How Long to Spend
On the map, Unlaska is a tiny dot far off in the middle of strong seas. But somehow, a diverse group of people make this remote island home, and share its wonders willingly with visitors. Ounalashka Corporation, representing the original Unangan inhabitants of Unalaska, allows those with land use permits to hike around much of the remote and rugged landscape of the Amaknak and Unalaska islands.
Seemingly in the middle of nowhere, Unalaska is affixed geographically on the Aleutian chain, and historically in the midst of 10,000-year-old Unangan culture, and in the eras of Russian fur traders, Captain Cook, World War II, and of a commercial fishing industry that ranks above all others in the United States.
Unalaska, the small, wind-swept volcanic rock, draws researchers, tourists, adventurers, birders, World War II buffs, fishermen, and seasonal workers – so many that the population swells from about 4,000 in winter to nearly 10,000 in summer.
The land has a fierce beauty, luring hikers of all levels, as well as experienced and even hard-core kayakers, sea paddlers, gliders, surfers and other adventure sporting enthusiasts. Passionate fishers can find local charters to lead them to the world’s best salmon, king crab, halibut and others. Discovery Channel’s Deadliest Catch fans often meet their favorite captains and crew, whether by chance in town or at the Carl E. Moses Boat Harbor where most of them are docked when not at sea. And, with the world famous Baby Islands birding sanctuary just 20 miles off shore, birders from all over the world make Unalaska their destination spot to meet the rare Whiskered Auklet, and more.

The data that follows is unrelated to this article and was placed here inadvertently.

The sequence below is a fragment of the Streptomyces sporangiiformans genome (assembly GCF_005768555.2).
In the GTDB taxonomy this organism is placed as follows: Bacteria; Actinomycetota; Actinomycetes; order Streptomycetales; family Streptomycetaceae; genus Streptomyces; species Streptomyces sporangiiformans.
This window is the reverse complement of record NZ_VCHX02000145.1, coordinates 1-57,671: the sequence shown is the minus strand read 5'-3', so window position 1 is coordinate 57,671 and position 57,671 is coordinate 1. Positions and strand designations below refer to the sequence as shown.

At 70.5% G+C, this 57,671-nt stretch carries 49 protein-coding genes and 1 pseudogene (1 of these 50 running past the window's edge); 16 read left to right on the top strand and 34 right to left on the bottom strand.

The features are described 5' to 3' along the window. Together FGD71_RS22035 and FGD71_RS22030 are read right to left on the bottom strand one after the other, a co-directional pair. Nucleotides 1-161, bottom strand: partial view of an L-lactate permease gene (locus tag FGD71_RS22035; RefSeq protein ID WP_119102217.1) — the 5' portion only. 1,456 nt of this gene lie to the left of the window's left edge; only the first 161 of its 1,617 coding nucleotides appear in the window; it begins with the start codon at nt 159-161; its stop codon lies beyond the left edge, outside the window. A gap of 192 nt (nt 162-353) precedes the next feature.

Despite its remote locale, Unalaska offers fine dining restaurants, a hotel, a full service community center, pool, library, nationally awarded schools, museums, local festivals and sporting events and more weave this tight knit community together in extraordinary ways.
While here, you can partake in everything from a community fun run to a charter birding trip. Take a swim at the Aquatic Center, or taste a dessert at the Blueberry Bash. Watch the ground squirrels as they fatten up for winter’s cold chill, and track fishing boats as they ply the harbor during the busy season (which seems to last from January to October!).
As the strong coastal breezes invigorate your body, so too will a visit to Unalaska invigorate your sense of adventure, connection to the land and respect for the past. Hike the Ugadaga Bay trail, visit the World War II outpost at Ulatka head, see the old Russian icons at the Orthodox Church, and get some perspective on it all at the Museum of the Aleutians. Pick some berries. Eat some fish. Photograph some eagles. Wonder at the humpbacks breaching in Captains Bay. Prepare for the cold, the fog, and the rain that produces the lush, emerald carpet all around. Get lost in the landscape, for time has no hold here in the Aleutians. And if your flight leaving Unalaska is delayed for weather (which is often the case), consider it a bonus, not a bother. There’s always more to explore.
By air: It’s roughly a 3 hour flight from Anchorage with Ravn Alaska to Dutch Harbor.
By sea: Alaska Marine Highway Ferry System has schedules available and typically run 4 to 6 times each summer from Unalaska (Dutch Harbor) to Homer. This trip takes about 3 to 3.5 days each way. (You’ll want to consider a combo fly-in/ferry out or vice versa, especially since it’s a few weeks between ferry visits.)
By cruise ship: Several companies sponsor cruises to this part of the world. Contact your favorite cruise line for more information.